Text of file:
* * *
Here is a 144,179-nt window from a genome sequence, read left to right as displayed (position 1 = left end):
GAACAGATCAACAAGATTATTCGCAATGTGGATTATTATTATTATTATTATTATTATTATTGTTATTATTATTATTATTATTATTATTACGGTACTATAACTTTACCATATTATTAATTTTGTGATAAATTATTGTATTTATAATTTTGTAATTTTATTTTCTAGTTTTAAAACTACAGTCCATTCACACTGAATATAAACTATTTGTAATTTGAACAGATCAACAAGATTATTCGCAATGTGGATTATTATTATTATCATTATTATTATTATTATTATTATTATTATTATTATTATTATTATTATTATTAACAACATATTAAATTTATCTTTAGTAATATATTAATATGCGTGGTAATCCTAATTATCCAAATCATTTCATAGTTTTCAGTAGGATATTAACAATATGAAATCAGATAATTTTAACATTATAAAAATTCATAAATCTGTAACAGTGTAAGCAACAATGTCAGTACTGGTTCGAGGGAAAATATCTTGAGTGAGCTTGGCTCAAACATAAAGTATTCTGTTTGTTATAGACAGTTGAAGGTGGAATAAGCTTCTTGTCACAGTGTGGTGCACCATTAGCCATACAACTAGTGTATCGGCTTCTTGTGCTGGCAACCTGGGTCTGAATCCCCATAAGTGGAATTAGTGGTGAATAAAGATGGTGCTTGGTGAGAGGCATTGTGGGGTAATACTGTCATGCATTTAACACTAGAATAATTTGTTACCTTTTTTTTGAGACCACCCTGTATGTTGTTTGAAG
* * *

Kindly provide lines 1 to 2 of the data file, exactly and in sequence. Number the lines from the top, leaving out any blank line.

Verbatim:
Here is a 144,179-nt window from a genome sequence, read left to right as displayed (position 1 = left end):
GAACAGATCAACAAGATTATTCGCAATGTGGATTATTATTATTATTATTATTATTATTATTGTTATTATTATTATTATTATTATTATTACGGTACTATAACTTTACCATATTATTAATTTTGTGATAAATTATTGTATTTATAATTTTGTAATTTTATTTTCTAGTTTTAAAACTACAGTCCATTCACACTGAATATAAACTATTTGTAATTTGAACAGATCAACAAGATTATTCGCAATGTGGATTATTATTATTATCATTATTATTATTATTATTATTATTATTATTATTATTATTATTATTATTATTAACAACATATTAAATTTATCTTTAGTAATATATTAATATGCGTGGTAATCCTAATTATCCAAATCATTTCATAGTTTTCAGTAGGATATTAACAATATGAAATCAGATAATTTTAACATTATAAAAATTCATAAATCTGTAACAGTGTAAGCAACAATGTCAGTACTGGTTCGAGGGAAAATATCTTGAGTGAGCTTGGCTCAAACATAAAGTATTCTGTTTGTTATAGACAGTTGAAGGTGGAATAAGCTTCTTGTCACAGTGTGGTGCACCATTAGCCATACAACTAGTGTATCGGCTTCTTGTGCTGGCAACCTGGGTCTGAATCCCCATAAGTGGAATTAGTGGTGAATAAAGATGGTGCTTGGTGAGAGGCATTGTGGGGTAATACTGTCATGCATTTAACACTAGAATAATTTGTTACCTTTTTTTTGAGACCACCCTGTATGTTGTTTGAAG